The second problem would be mental. Being human and living a happy life is difficult. All this time feminists have told themselves their problems are caused by men and the patriarchy. After living in that whole Excuse Culture, what are they going to do when the Great Excuse is removed?

Having played the blame game so long, they’ll find it extremely hard to change – which is one reason they’ll never leave. But imagine if they did. In Fecunda, there’d be no more blaming men for everything and thanking them for nothing. No more the eternal cop out. No more thinking ‘I could be anything but for the cursed patriarchy!’

When your whole mindset is one of grievance, this mode of thinking isn’t easy to give up. If a whole country was formed with people who think like this, it would be only a matter of time before a new scapegoat was found. Some new form of privilege or systemic unfairness would soon be discovered.

You can see this in the recent backlash against white feminists from women of colour. It is almost a matter of schadenfraude to see white feminists being chastised over their privilege, power, and even – Heaven forbid – the pay gap between black and white women. Still, we’d better not have any of that mean old schadenfraude stuff around here. It might lead to fantasies about what happens when people who do nothing but complain are forced to live with each other.

The Skeptics’ Attack on Fecunda

I’m not the first to dream of Fecunda. Of course, there were the lesbian separatists in the 1970s, but as recently as 2018 – at the height of the Brett Kavanaugh furore – some visionary on Twitter said, ‘Ladies, fuck it. Let’s start our own goddamn country.’

This set off a storm of replies. The most succinct of these was, ‘And yet you’re still here.’

Some insinuated an all-female country might not be a place of peace and harmony. ‘The weekly civil wars would be draining,’ said one. ‘Y’all would hate each other in 4 days,’ said another. A less optimistic forecast was ‘I’d give your country about 2 hours before it burns to the ground.’ One woman tweeted ‘A country with only feminists in it? I think I’ve heard of that one. It’s called Hell. But please go.’

Some men were in favour of an all-female country, albeit for different reasons. ‘You can take the blame for a while,’ said one guy. Another echoed the sentiment. ‘Do it. There will be no way you can blame men for your problems!’ Another said ‘For the love of GOD, please do. Take all the Feminists and the Soy-boy fruitcake men. Let me know where to donate. It’ll take you less than a year to have your own civil war when you realize that men AREN’T your problem YOU are.’

This was all terribly unfair. As one girl protested, ‘It’s funny how men think women can’t run their own country because omg “women hate women,” like they didn’t create the systemic internalised misogyny to begin with.’ So it looks like in Fecunda, men can still take the blame when things go wrong, even if they’re not there.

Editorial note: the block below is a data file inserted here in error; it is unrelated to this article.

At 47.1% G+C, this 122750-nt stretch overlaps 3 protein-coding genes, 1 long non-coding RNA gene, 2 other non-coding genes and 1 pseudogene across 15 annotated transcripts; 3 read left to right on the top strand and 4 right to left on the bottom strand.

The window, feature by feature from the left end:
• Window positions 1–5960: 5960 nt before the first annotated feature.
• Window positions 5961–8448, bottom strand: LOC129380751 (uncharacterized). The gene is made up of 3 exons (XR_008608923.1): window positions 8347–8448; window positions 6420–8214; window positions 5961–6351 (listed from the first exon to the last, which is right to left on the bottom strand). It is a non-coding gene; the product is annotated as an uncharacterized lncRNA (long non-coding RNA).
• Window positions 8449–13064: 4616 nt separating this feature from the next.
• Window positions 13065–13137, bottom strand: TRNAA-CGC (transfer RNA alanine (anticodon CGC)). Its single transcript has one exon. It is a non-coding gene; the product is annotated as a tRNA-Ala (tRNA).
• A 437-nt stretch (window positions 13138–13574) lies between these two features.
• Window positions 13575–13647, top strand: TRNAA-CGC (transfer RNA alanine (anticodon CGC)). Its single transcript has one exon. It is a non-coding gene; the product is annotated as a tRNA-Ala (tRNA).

Then again, some women were keen to try it. ‘I’m in!’ one tweeted. ‘I offer super mad admin, commercial and legal skills … as well as being a homemaker.’ Now, while it’s true those skills are useful in any modern economy, several replies showed a concern that other jobs might be harder to fill:

I’m curious about this proposal. I’m interested to see if you’ll find enough workforce to construct the building, the roads, bridges, the power plants. Then there’s the sewage plants, the plumbing, the mining, et al. This would be fascinating & educational.

Go ahead. Some things to ponder. 1. What’s your constitution look like? 2. Who collects the resources? How are they distributed? 3. What’s your medium of exchange? 4. How do you protect yourselves? 5. Have a draft? Mandatory military service? I’ve got more when you’re done.

Who collects the garbage? Who climbs the cell phone towers? Who pumps your oil? Who frames your houses? Who defends your freedom? Hint: It’s not feminist ink spillers with ZERO job skills.

Perceptive readers will pick up a hint of skepticism at the idea a women-only country could work. Still, pioneers have always been mocked for having the guts to try something new. They laughed at Columbus when he set off for the new world. They laughed at Julius Caesar when he tried to conquer Ancient Britain. They laughed at Jimmy Jones when he took his People’s Temple to the tropical paradise of Guyana.

Don’t laugh. Goddamn it, let’s give Fecunda a try! Feminists have been saying for years women can do anything men can. Perhaps they’re right. Yet until the experiment is tried, it’s all hypothetical – and talk is cheap. That’s why Fecunda is the perfect chance for women to finally achieve their full potential away from the shackles of patriarchy and the soul-crushing privilege of men. All together now – Give Fecunda a Go!

As for who would rule, there’s no shortage of high profile leaders who could step up as Fecunda’s first president: Angela Merkel, Julia Gillard, or Justin Trudeau, just to name a few. Hillary might even step into the breach if she’s got nothing better to do. Maybe whoever it is could make some terrible empathy-based decisions like having open borders or something. Then again, that would defeat the point, wouldn’t it? Fecunda is all about keeping the right ones in and the wrong ones out.